By the End of 2013, German Federal Financial Supervisory Authority (BaFin) concluded an article on consumer protection that Bitcoin qualify as so called Units of Account which ultimately makes them financial instruments. Trading must thus meet special financial regulatory requirements. This assertion was commonly adopted in professional legal literature with only very few challenges as the opinion found its way in BaFin’s explanatory note on financial instruments under §1 Abs. 11 S. 1-3. As court decisions are rare, legal practice followed BaFin’s lead. Now, the Superior Court of Justice (Kammergericht) of Berlin decided: Bitcoin are not financial instruments.
In a criminal trial, the court assessed the criminal liability of Bitcoin trading via an online platform. The defendant was charged with the trading of financial instruments without permit pursuant to Section 54 of the German Banking Act (Kreditwesengesetz - KWG). After a conviction in the first instance of Berlin’s local court, in the second instance the sentence of Berlin’s regional court was one of acquittal. This decision was now confirmed by Berlin’s highest state court, the Superior Court of Justice (Kammergericht), in a verdict issued on September 25th, 2018.
The Kammergericht demonstrated that Bitcoin do not qualify as Units of Account (Rechnungseinheiten) which are comparable to foreign exchanges. The idea of a Unit of Account is to create a reference point of value for goods and services in different territories. This is not the case for Bitcoin.
The court goes on that Bitcoin misses a distinctly presentable or equivalent value. The highly volatile, unforeseeable durability of Bitcoin’s value, as well as its missing general public recognition, was of particular relevance for the judges’ decision to deny Bitcoins comparative value for goods and services.
At the same time, the Kammergericht finds Bitcoin not to qualify as e-money either.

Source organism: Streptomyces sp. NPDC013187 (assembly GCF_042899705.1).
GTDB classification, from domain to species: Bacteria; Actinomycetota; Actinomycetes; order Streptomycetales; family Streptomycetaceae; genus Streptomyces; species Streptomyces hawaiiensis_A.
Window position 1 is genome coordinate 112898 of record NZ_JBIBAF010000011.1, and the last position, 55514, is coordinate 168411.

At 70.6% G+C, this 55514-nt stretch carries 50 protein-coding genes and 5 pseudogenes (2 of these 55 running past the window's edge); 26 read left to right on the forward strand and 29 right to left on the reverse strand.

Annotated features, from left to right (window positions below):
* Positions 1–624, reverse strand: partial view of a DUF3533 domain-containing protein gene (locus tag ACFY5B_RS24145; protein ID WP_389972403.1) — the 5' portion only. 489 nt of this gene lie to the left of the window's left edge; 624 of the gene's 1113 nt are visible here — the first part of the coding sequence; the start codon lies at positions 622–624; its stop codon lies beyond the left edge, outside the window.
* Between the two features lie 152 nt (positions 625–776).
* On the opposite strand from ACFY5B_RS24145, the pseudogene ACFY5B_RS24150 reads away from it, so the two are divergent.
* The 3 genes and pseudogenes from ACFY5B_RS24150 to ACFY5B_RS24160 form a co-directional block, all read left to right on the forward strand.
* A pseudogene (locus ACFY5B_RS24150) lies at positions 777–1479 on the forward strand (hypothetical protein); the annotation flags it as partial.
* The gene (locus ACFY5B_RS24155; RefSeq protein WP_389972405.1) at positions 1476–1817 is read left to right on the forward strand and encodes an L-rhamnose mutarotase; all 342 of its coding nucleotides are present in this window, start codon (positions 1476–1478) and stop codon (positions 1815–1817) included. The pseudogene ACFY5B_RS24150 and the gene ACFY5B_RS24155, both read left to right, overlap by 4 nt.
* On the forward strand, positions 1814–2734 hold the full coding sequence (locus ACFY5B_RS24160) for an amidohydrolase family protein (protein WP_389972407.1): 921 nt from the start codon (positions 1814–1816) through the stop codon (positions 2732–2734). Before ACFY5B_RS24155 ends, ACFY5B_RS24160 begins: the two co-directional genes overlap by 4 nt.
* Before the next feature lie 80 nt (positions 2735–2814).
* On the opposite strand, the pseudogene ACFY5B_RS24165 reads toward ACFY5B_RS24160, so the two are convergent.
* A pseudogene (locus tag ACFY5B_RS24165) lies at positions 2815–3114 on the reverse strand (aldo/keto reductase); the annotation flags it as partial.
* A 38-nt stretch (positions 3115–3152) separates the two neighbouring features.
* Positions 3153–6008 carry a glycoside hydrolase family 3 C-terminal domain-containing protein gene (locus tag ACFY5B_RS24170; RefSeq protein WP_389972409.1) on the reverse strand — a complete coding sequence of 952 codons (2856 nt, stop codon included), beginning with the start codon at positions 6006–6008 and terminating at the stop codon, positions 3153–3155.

In the course of revising general legal practice, the court censured BaFin for overstepping its own legal boundaries. BaFin misconceives its mandate when trying to shape criminal law which is a privilege to the democratic-parliamentary process thus clearly overreaching its function in classifying Bitcoin as financial instruments. With this interpretation however, the court itself fails to fully understand the character for BaFin explanatory notes. These are not meant to shape the law and legally bind individual operators. They simply create transparency for BaFin’s opinion and administrative practice regarding permit applications and prohibition orders. In general, the explanatory notes are very welcomed by all market participants. Additionally, the Kammergericht, in its BaFin-critique, takes a very different position as the regional court of Cologne. The regional court, in the so-called Lieferheld-decision, granted BaFin supremacy over the court’s own competency regarding the assessment of permit applications.
The implication of the court’s decision for other Currency Token must be examined carefully. To conclude, all Currency Token are no longer subject to BaFin regulation is a misleading generalisation. Instead, all features of a Currency Token should be thoroughly assessed. Nevertheless, the Kammergericht’s decision finally provides some tangibility to term Unit of Account. Whether BaFin will change its administrative practice regarding permit applications and prohibition orders remains to be seen as these would be mandated by decisions of administrative courts. The Kammergericht’s verdict in a criminal procedure as well as its interpretation is initially not binding for BaFin.